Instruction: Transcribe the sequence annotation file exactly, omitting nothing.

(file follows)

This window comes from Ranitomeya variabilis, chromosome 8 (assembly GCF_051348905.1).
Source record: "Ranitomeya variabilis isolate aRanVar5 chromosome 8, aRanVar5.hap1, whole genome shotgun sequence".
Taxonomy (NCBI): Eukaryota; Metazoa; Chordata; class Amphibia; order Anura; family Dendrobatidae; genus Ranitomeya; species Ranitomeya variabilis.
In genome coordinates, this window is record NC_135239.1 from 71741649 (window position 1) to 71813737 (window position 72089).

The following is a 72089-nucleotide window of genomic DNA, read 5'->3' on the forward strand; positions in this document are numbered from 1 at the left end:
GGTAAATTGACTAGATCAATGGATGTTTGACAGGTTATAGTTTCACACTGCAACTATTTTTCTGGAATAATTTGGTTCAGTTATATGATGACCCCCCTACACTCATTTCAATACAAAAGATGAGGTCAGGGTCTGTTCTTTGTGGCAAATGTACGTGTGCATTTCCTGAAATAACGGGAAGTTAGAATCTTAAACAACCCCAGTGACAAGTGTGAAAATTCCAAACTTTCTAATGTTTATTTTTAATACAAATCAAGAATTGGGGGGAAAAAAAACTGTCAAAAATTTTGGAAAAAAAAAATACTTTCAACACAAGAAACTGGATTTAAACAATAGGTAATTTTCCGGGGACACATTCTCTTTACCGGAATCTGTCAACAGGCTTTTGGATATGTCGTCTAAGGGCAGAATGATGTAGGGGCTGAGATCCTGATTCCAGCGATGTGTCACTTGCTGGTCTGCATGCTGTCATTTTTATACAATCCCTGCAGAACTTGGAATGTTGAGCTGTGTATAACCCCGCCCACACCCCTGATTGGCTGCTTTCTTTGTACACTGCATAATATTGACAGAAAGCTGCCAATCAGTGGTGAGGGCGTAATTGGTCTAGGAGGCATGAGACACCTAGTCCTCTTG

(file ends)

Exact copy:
This window comes from Ranitomeya variabilis, chromosome 8 (assembly GCF_051348905.1).
Source record: "Ranitomeya variabilis isolate aRanVar5 chromosome 8, aRanVar5.hap1, whole genome shotgun sequence".
Taxonomy (NCBI): Eukaryota; Metazoa; Chordata; class Amphibia; order Anura; family Dendrobatidae; genus Ranitomeya; species Ranitomeya variabilis.
In genome coordinates, this window is record NC_135239.1 from 71741649 (window position 1) to 71813737 (window position 72089).

The following is a 72089-nucleotide window of genomic DNA, read 5'->3' on the forward strand; positions in this document are numbered from 1 at the left end:
GGTAAATTGACTAGATCAATGGATGTTTGACAGGTTATAGTTTCACACTGCAACTATTTTTCTGGAATAATTTGGTTCAGTTATATGATGACCCCCCTACACTCATTTCAATACAAAAGATGAGGTCAGGGTCTGTTCTTTGTGGCAAATGTACGTGTGCATTTCCTGAAATAACGGGAAGTTAGAATCTTAAACAACCCCAGTGACAAGTGTGAAAATTCCAAACTTTCTAATGTTTATTTTTAATACAAATCAAGAATTGGGGGGAAAAAAAACTGTCAAAAATTTTGGAAAAAAAAAATACTTTCAACACAAGAAACTGGATTTAAACAATAGGTAATTTTCCGGGGACACATTCTCTTTACCGGAATCTGTCAACAGGCTTTTGGATATGTCGTCTAAGGGCAGAATGATGTAGGGGCTGAGATCCTGATTCCAGCGATGTGTCACTTGCTGGTCTGCATGCTGTCATTTTTATACAATCCCTGCAGAACTTGGAATGTTGAGCTGTGTATAACCCCGCCCACACCCCTGATTGGCTGCTTTCTTTGTACACTGCATAATATTGACAGAAAGCTGCCAATCAGTGGTGAGGGCGTAATTGGTCTAGGAGGCATGAGACACCTAGTCCTCTTG